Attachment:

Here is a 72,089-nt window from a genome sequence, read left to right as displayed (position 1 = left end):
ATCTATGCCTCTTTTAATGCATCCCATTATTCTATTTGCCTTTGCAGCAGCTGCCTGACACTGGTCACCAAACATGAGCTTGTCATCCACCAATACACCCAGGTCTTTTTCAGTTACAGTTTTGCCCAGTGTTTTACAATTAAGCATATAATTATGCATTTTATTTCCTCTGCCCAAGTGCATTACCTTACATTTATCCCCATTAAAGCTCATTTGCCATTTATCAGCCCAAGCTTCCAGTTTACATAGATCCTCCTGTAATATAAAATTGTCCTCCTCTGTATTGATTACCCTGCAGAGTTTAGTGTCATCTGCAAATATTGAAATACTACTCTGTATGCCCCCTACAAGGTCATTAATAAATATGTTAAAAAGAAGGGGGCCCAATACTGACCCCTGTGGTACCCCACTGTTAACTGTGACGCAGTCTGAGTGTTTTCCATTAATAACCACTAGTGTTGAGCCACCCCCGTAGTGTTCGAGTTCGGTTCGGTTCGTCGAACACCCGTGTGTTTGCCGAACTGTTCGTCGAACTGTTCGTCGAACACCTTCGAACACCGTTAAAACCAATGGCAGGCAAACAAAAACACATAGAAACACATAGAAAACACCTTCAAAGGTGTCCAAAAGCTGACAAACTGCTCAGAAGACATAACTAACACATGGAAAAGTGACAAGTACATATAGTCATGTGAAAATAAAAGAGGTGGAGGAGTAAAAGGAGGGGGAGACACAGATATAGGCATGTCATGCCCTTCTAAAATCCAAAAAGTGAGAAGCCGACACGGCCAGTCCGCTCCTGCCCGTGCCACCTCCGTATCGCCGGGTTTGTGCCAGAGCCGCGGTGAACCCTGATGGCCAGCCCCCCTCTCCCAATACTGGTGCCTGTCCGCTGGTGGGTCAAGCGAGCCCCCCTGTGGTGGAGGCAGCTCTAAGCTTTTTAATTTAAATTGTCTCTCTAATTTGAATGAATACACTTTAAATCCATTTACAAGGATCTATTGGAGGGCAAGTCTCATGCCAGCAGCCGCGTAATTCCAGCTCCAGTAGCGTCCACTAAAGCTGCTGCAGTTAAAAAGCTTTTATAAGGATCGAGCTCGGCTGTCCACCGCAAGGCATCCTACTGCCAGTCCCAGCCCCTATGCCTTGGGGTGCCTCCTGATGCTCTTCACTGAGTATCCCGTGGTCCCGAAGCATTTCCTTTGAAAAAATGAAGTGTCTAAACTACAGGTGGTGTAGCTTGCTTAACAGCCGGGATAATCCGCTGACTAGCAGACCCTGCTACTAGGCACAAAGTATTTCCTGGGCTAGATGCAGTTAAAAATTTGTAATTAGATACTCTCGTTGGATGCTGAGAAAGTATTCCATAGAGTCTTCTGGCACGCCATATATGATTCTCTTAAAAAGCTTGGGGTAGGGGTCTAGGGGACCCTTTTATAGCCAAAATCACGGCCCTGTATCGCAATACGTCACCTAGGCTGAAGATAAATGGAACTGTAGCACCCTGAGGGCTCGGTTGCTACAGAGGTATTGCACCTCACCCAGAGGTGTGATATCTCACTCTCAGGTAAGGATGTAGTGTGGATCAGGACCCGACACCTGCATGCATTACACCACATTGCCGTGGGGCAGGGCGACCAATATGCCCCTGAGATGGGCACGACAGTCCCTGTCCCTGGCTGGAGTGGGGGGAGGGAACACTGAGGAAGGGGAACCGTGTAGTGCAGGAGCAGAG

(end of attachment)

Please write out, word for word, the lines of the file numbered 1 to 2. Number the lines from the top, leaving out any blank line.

Here is a 72,089-nt window from a genome sequence, read left to right as displayed (position 1 = left end):
ATCTATGCCTCTTTTAATGCATCCCATTATTCTATTTGCCTTTGCAGCAGCTGCCTGACACTGGTCACCAAACATGAGCTTGTCATCCACCAATACACCCAGGTCTTTTTCAGTTACAGTTTTGCCCAGTGTTTTACAATTAAGCATATAATTATGCATTTTATTTCCTCTGCCCAAGTGCATTACCTTACATTTATCCCCATTAAAGCTCATTTGCCATTTATCAGCCCAAGCTTCCAGTTTACATAGATCCTCCTGTAATATAAAATTGTCCTCCTCTGTATTGATTACCCTGCAGAGTTTAGTGTCATCTGCAAATATTGAAATACTACTCTGTATGCCCCCTACAAGGTCATTAATAAATATGTTAAAAAGAAGGGGGCCCAATACTGACCCCTGTGGTACCCCACTGTTAACTGTGACGCAGTCTGAGTGTTTTCCATTAATAACCACTAGTGTTGAGCCACCCCCGTAGTGTTCGAGTTCGGTTCGGTTCGTCGAACACCCGTGTGTTTGCCGAACTGTTCGTCGAACTGTTCGTCGAACACCTTCGAACACCGTTAAAACCAATGGCAGGCAAACAAAAACACATAGAAACACATAGAAAACACCTTCAAAGGTGTCCAAAAGCTGACAAACTGCTCAGAAGACATAACTAACACATGGAAAAGTGACAAGTACATATAGTCATGTGAAAATAAAAGAGGTGGAGGAGTAAAAGGAGGGGGAGACACAGATATAGGCATGTCATGCCCTTCTAAAATCCAAAAAGTGAGAAGCCGACACGGCCAGTCCGCTCCTGCCCGTGCCACCTCCGTATCGCCGGGTTTGTGCCAGAGCCGCGGTGAACCCTGATGGCCAGCCCCCCTCTCCCAATACTGGTGCCTGTCCGCTGGTGGGTCAAGCGAGCCCCCCTGTGGTGGAGGCAGCTCTAAGCTTTTTAATTTAAATTGTCTCTCTAATTTGAATGAATACACTTTAAATCCATTTACAAGGATCTATTGGAGGGCAAGTCTCATGCCAGCAGCCGCGTAATTCCAGCTCCAGTAGCGTCCACTAAAGCTGCTGCAGTTAAAAAGCTTTTATAAGGATCGAGCTCGGCTGTCCACCGCAAGGCATCCTACTGCCAGTCCCAGCCCCTATGCCTTGGGGTGCCTCCTGATGCTCTTCACTGAGTATCCCGTGGTCCCGAAGCATTTCCTTTGAAAAAATGAAGTGTCTAAACTACAGGTGGTGTAGCTTGCTTAACAGCCGGGATAATCCGCTGACTAGCAGACCCTGCTACTAGGCACAAAGTATTTCCTGGGCTAGATGCAGTTAAAAATTTGTAATTAGATACTCTCGTTGGATGCTGAGAAAGTATTCCATAGAGTCTTCTGGCACGCCATATATGATTCTCTTAAAAAGCTTGGGGTAGGGGTCTAGGGGACCCTTTTATAGCCAAAATCACGGCCCTGTATCGCAATACGTCACCTAGGCTGAAGATAAATGGAACTGTAGCACCCTGAGGGCTCGGTTGCTACAGAGGTATTGCACCTCACCCAGAGGTGTGATATCTCACTCTCAGGTAAGGATGTAGTGTGGATCAGGACCCGACACCTGCATGCATTACACCACATTGCCGTGGGGCAGGGCGACCAATATGCCCCTGAGATGGGCACGACAGTCCCTGTCCCTGGCTGGAGTGGGGGGAGGGAACACTGAGGAAGGGGAACCGTGTAGTGCAGGAGCAGAG